Some dieticians have concluded that the mixing of Red Bull ingredients, particularly the caffeine and sugar, will cause the body to get rid of water. For an NFL player, that's the last thing they want. Staying hydrated is imperative.

"That's why I mix mine with the Mountain Dew," Stroud said. "I don't want to fall out from the Red Bull. I can drink one, but anything over that and I get the jitters."

There's also talk of a crash. Some players say they feel it during games after they drink Red Bull.

"I remember coming down," Rucker said. "That was tough."

Night games are big for Red Bull. Players sit around all day long, waiting to play, and they get stagnant. A Red Bull or two can really help before late kickoffs, they say.

"If I have a night game, I might drink two," Kelly said.

Teams are even providing the Red Bull for players. At $2 a can at the convenience store, the lift isn't cheap. On a recent trip to the Jaguars locker room, some training staff members were seen pushing a cart loaded with cases of Red Bull from the parking lot to the team's facility.

Told about that, defensive end Bobby McCray joked, "They should have had that covered."

Jaguars trainer Mike Ryan did not return a phone call last week, but, according to some players, he is against the use of Red Bull as a pregame upper.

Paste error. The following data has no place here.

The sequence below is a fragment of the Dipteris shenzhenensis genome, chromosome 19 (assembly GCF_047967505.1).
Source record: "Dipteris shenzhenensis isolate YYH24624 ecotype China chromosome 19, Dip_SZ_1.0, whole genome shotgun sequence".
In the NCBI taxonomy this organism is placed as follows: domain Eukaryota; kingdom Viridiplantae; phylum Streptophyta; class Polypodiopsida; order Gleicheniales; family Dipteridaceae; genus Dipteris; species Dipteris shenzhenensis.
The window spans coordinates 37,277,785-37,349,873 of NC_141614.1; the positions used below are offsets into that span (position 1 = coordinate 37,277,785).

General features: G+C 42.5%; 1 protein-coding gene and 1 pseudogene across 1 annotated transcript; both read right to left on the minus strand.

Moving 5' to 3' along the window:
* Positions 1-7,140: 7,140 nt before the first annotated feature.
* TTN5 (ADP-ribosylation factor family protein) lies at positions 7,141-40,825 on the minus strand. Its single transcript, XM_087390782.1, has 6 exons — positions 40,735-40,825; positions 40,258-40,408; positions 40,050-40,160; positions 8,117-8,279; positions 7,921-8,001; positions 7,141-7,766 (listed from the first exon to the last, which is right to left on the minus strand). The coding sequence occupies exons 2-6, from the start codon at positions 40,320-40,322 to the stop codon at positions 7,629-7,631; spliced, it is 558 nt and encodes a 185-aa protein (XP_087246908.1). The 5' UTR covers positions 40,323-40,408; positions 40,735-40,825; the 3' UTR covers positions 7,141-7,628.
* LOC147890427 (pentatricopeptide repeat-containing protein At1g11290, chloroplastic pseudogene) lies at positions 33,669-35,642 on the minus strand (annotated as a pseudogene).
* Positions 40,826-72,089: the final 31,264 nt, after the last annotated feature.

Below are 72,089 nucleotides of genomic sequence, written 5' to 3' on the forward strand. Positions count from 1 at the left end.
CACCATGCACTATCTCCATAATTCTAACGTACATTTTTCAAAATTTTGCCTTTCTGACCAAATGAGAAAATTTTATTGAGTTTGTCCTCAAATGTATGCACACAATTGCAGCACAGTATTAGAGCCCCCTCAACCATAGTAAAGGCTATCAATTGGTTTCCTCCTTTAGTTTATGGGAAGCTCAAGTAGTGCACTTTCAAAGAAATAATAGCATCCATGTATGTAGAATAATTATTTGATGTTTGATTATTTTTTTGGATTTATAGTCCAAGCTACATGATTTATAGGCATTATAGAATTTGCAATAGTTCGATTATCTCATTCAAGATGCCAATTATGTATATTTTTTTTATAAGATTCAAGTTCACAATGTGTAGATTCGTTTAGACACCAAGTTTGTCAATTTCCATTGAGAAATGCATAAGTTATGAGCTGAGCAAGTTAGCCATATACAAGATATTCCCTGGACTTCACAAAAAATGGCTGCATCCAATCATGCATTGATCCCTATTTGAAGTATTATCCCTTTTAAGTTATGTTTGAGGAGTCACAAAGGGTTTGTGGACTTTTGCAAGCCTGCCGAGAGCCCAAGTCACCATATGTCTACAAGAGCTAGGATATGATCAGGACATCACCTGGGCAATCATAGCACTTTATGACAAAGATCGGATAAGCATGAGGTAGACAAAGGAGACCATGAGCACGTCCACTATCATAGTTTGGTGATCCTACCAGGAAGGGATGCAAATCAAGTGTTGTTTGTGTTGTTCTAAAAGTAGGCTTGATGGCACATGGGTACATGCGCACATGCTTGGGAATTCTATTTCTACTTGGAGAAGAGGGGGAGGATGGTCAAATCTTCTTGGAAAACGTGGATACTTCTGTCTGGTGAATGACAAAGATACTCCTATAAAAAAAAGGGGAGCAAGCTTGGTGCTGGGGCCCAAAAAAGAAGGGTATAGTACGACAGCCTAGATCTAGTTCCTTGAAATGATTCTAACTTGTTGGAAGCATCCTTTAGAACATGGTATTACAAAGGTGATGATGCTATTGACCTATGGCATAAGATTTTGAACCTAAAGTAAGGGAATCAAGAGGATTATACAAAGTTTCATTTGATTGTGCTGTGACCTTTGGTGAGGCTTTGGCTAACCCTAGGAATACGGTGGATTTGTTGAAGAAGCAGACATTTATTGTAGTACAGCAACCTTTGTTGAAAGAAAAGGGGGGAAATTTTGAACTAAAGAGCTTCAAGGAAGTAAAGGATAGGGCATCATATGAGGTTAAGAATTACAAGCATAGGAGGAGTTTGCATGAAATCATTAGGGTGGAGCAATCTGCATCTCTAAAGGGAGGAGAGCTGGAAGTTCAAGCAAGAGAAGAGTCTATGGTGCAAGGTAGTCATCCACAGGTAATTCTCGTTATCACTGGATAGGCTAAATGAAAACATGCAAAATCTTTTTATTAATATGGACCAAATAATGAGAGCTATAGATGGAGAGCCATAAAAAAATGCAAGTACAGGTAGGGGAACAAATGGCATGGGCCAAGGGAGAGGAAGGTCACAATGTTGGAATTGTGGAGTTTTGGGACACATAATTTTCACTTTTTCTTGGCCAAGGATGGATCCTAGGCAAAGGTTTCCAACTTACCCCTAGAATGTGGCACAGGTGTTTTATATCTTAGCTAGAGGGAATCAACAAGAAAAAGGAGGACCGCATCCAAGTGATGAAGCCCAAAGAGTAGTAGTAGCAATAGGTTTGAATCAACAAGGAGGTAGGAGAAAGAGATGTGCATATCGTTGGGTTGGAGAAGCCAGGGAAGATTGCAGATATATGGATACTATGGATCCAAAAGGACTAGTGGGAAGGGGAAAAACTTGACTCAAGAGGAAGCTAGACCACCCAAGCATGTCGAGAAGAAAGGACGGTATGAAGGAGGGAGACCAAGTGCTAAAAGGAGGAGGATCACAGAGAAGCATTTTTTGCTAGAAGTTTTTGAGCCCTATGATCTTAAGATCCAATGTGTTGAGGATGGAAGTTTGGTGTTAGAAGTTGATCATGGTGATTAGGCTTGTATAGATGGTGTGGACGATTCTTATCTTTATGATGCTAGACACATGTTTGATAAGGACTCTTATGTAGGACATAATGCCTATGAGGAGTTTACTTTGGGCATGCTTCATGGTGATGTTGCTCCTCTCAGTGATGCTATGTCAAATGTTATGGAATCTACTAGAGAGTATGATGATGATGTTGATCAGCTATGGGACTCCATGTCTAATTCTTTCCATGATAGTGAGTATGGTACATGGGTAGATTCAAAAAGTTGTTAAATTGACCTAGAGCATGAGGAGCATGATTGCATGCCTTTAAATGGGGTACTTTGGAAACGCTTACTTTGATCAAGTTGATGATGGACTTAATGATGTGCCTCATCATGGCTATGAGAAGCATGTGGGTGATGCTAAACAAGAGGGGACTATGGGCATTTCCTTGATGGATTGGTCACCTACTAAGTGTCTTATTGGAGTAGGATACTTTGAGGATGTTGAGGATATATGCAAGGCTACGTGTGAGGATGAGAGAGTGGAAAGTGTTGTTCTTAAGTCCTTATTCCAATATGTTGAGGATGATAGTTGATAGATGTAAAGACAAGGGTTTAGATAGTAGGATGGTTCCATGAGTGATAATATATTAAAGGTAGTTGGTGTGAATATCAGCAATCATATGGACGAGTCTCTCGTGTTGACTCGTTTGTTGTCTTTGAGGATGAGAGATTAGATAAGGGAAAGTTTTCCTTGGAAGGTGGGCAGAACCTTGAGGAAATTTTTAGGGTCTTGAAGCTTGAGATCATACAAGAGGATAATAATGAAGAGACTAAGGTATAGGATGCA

"I think the smartest thing I did was get away from that stuff," Rucker said. "Nobody knows how it affects your heart, but why take the chances that it can do something?"

Why? It's an edge, and we all know NFL players are always looking for the edge.

--------------------------------------------------------------------------------

Copyright © 1995 - 2006 SportsLine.com, Inc. All rights reserved. SportsLine is a registered service mark of SportsLine.com, Inc.

CBS "eye device" is a registered trademark of CBS Broadcasting, Inc.

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Robert Mondavi's Woodbridge Pinot Noir.

We love pinots at our house...

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Smuttynose Brewing Company India Pale Ale

My new B.O.C. (Beer of Choice).

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Boulevard Wheat. KC brewery, my favorite beer from them. No fruit. :)

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Dublin Dr Pepper!

Also sampled a rather interesting soda today made from pinot noir grape juice and carbonated water. Not bad.

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Dublin Dr Pepper!
Are you having that shipped in to you? I'm jealous

(even tho it's not all that far from here).

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Dublin Dr Pepper!
Are you having that shipped in to you? I'm jealous

(even tho it's not all that far from here).

You're not Father Ted in your spare time, Rod, are you?

MG

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Morning coffee time, plus jam donut.

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bell's expedition stout(last bottle dammit).

I'm jealous! What a fantastic stout.

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budweiser TILT-6.6% alcohol tastes like orange pop.

a great drink for the girlfriend who doesnt like alcohol.

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Some pretty so so hospital coffee.

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Bigelow's "Constant Comment" tea. yummmmy. :)